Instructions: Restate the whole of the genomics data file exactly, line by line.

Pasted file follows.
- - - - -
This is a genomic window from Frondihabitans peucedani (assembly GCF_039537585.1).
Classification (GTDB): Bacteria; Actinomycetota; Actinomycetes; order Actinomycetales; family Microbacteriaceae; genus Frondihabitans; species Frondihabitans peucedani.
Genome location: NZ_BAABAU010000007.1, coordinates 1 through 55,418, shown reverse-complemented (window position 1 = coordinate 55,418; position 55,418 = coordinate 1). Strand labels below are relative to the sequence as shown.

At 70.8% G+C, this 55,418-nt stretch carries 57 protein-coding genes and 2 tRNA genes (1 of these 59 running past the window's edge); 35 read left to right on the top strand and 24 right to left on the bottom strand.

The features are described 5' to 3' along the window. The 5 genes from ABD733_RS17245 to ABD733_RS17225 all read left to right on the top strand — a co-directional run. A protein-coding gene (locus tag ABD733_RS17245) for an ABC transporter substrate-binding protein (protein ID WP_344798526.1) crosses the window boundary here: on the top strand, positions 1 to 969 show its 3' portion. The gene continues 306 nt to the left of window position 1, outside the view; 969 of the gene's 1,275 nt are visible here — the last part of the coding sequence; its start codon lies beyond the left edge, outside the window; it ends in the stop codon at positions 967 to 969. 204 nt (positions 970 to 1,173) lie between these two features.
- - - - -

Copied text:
This is a genomic window from Frondihabitans peucedani (assembly GCF_039537585.1).
Classification (GTDB): Bacteria; Actinomycetota; Actinomycetes; order Actinomycetales; family Microbacteriaceae; genus Frondihabitans; species Frondihabitans peucedani.
Genome location: NZ_BAABAU010000007.1, coordinates 1 through 55,418, shown reverse-complemented (window position 1 = coordinate 55,418; position 55,418 = coordinate 1). Strand labels below are relative to the sequence as shown.

At 70.8% G+C, this 55,418-nt stretch carries 57 protein-coding genes and 2 tRNA genes (1 of these 59 running past the window's edge); 35 read left to right on the top strand and 24 right to left on the bottom strand.

The features are described 5' to 3' along the window. The 5 genes from ABD733_RS17245 to ABD733_RS17225 all read left to right on the top strand — a co-directional run. A protein-coding gene (locus tag ABD733_RS17245) for an ABC transporter substrate-binding protein (protein ID WP_344798526.1) crosses the window boundary here: on the top strand, positions 1 to 969 show its 3' portion. The gene continues 306 nt to the left of window position 1, outside the view; 969 of the gene's 1,275 nt are visible here — the last part of the coding sequence; its start codon lies beyond the left edge, outside the window; it ends in the stop codon at positions 967 to 969. 204 nt (positions 970 to 1,173) lie between these two features.